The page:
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PTU-042 Ratio of methylated metabolites to thioguanine nucleotides predicts hepatotoxicity and non-response to thiopurine therapy
  1. M A Smith1,
  2. A M Marinaki2,
  3. M Arenas2,
  4. E Escuredo2,
  5. P Irving1,
  6. J D Sanderson1
  1. 1Department of Gastroenterology, Guy's and St Thomas’ NHS Foundation Trust, London, UK
  2. 2Purine Research Laboratory, Guy's and St Thomas’ NHS Foundation Trust, London, UK


Introduction Azathioprine (AZA) and 6-mercaptopurine (6MP) are the immunomodulators of choice for inflammatory bowel disease (IBD). There are two main problems with these therapies: lack of response and toxicity. These problems conflict, making dosage decisions difficult, especially as the complex metabolism of thiopurines is subject to inter-individual variation such that patients on the recommended dose are at risk of either non-response or toxicity. Therapeutic monitoring of thioguanine nucleotides (TGNs), the active metabolic end-product of AZA and 6MP, is thought to predict both response to treatment and toxicity, and is the subject of ongoing research. TGN levels can be used to detect non-adherence, under- and over-dosing, as well as treatment resistance. TGNs are measured alongside methylated metabolite levels (MeMP) and there are previous reports in small cohorts that the ratio of these two metabolites predicts non-response to treatment and hepatotoxicity with a cut off of 11.

Methods MeMP/TGN measurements taken on a series of 190 patients attending IBD clinics at Guy's and St Thomas Hospitals on AZA or 6MP were reviewed. In particular we noted incidences of hepatotoxicity and looked for any association between MeMP/TGN ratio and non-response to treatment. Associations were tested for significance using the 2-sided Fisher's exact test. The relationship between MeMP/TGN ratio and TPMT was analysed using linear regression analysis.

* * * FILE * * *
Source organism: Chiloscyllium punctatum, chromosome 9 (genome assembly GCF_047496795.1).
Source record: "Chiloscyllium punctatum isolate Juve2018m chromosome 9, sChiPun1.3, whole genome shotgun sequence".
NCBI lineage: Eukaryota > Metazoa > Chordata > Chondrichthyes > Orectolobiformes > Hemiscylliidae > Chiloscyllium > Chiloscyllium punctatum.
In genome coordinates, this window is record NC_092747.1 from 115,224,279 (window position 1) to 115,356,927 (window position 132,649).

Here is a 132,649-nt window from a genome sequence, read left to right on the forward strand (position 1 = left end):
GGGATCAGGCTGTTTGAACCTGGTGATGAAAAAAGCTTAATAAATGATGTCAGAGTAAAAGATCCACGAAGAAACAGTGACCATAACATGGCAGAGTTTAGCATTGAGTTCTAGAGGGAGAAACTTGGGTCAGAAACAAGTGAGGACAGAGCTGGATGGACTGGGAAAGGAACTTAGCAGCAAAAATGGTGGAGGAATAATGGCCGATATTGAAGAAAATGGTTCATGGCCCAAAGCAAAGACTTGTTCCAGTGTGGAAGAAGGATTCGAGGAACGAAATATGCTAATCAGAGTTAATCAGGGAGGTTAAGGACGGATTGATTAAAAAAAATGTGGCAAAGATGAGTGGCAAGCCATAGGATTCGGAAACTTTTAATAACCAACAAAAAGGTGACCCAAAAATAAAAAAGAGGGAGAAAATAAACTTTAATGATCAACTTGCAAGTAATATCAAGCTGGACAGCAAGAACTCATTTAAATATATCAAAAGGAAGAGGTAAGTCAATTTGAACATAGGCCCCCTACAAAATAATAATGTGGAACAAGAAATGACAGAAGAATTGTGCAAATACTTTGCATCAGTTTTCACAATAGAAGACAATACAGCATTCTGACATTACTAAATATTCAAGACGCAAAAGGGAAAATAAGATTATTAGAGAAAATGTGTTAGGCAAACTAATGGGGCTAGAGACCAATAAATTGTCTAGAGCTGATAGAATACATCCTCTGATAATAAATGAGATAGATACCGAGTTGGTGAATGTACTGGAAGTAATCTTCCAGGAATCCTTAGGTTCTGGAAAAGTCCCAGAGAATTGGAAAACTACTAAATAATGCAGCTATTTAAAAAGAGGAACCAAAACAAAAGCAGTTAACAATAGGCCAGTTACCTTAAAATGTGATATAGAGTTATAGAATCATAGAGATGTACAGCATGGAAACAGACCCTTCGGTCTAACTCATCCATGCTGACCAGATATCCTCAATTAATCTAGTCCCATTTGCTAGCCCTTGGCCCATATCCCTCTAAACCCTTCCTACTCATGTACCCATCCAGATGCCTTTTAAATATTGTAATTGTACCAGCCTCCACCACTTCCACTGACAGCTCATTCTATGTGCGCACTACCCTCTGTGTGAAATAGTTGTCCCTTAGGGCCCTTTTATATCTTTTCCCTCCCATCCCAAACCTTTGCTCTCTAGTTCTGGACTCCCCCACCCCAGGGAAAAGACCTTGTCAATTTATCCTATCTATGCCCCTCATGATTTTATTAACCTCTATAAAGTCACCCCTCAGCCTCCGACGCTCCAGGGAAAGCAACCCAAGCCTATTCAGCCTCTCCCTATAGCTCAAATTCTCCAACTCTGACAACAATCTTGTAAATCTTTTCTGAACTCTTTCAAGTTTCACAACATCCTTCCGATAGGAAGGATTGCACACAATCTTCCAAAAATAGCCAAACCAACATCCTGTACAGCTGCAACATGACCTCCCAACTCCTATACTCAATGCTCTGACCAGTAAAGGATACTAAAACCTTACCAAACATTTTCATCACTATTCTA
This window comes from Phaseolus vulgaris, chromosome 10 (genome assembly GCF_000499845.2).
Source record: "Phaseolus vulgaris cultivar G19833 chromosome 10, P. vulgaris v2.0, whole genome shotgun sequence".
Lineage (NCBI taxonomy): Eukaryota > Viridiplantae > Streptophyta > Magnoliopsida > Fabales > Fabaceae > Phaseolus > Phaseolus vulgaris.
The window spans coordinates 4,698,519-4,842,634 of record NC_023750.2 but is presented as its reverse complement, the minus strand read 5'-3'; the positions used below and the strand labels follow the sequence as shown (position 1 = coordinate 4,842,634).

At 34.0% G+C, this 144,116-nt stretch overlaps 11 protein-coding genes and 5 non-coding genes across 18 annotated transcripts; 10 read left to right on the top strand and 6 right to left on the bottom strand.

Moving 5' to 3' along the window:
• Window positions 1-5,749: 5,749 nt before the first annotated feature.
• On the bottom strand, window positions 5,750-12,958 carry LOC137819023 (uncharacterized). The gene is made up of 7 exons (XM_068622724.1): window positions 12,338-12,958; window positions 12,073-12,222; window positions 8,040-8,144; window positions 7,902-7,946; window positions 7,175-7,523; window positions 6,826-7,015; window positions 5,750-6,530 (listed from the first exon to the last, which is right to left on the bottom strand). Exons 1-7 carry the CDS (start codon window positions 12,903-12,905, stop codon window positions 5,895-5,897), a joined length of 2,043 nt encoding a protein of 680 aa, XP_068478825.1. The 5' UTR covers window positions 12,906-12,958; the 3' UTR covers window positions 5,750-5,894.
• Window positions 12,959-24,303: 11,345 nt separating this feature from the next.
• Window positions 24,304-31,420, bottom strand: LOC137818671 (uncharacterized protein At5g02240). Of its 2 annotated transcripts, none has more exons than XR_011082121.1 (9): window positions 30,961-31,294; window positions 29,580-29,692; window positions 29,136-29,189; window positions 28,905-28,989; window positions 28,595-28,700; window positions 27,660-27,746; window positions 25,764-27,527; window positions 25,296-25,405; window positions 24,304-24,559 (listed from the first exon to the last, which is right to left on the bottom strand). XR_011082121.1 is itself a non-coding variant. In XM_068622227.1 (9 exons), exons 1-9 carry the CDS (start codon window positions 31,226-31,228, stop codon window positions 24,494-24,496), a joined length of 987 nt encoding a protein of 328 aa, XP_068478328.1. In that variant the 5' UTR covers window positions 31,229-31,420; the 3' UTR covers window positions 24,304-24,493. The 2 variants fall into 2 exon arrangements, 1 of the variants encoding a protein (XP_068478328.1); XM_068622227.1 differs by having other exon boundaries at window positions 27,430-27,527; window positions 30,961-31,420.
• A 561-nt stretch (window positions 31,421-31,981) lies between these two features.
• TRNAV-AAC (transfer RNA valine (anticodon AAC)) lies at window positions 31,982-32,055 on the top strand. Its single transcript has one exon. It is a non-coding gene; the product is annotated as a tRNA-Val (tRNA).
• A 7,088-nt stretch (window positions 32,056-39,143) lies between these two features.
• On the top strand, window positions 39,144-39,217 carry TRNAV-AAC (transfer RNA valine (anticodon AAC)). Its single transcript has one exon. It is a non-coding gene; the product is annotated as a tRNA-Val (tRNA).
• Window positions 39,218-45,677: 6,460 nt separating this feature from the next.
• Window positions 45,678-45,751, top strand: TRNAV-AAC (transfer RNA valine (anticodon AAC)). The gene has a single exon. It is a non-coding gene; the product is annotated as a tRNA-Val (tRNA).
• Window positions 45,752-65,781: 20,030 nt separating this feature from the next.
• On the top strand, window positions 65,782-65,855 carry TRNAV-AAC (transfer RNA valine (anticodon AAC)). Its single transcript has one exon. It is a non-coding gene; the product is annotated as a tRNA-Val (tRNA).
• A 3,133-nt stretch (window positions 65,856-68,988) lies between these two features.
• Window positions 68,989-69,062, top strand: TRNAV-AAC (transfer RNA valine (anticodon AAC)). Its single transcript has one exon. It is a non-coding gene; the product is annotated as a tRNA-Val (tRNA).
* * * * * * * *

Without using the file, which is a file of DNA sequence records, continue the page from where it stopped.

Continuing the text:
Results Twelve patients were found to be non-compliant with both metabolite levels <10 pmol/8×108 RBC, and were excluded from further analysis. Eight patients developed abnormal LFTs that were thought to relate to thiopurine treatment. One was diagnosed with genetic haemochromatosis and was excluded from further analysis. Of the remaining seven patients, six had MeMP/TGN ratios ≥11, (compared to 15 of the 147 without hepatotoxicity) p<0.0001. A MeMP/TGN ratio of ≥11 was also associated with non-response (104/134 responders with ratio <11 vs 8/19 with ratio ≥11, p=0.001). The MeMP/TGN ratio did not correlate with TPMT activity (r2=0.02).

Conclusion Our results confirm in a large cohort, that the ratio of MeMP/TGN is a useful predictor of non-response to thiopurines and the development of thiopurine-related hepatotoxicity. This is particularly important, since by adding allopurinol to thiopurines at 25–50% of usual target dose, both these problems can be easily circumvented without losing thiopurines as a treatment option. The lack of relationship to TPMT is interesting and could relate to dosing differences as reported in other cohorts.

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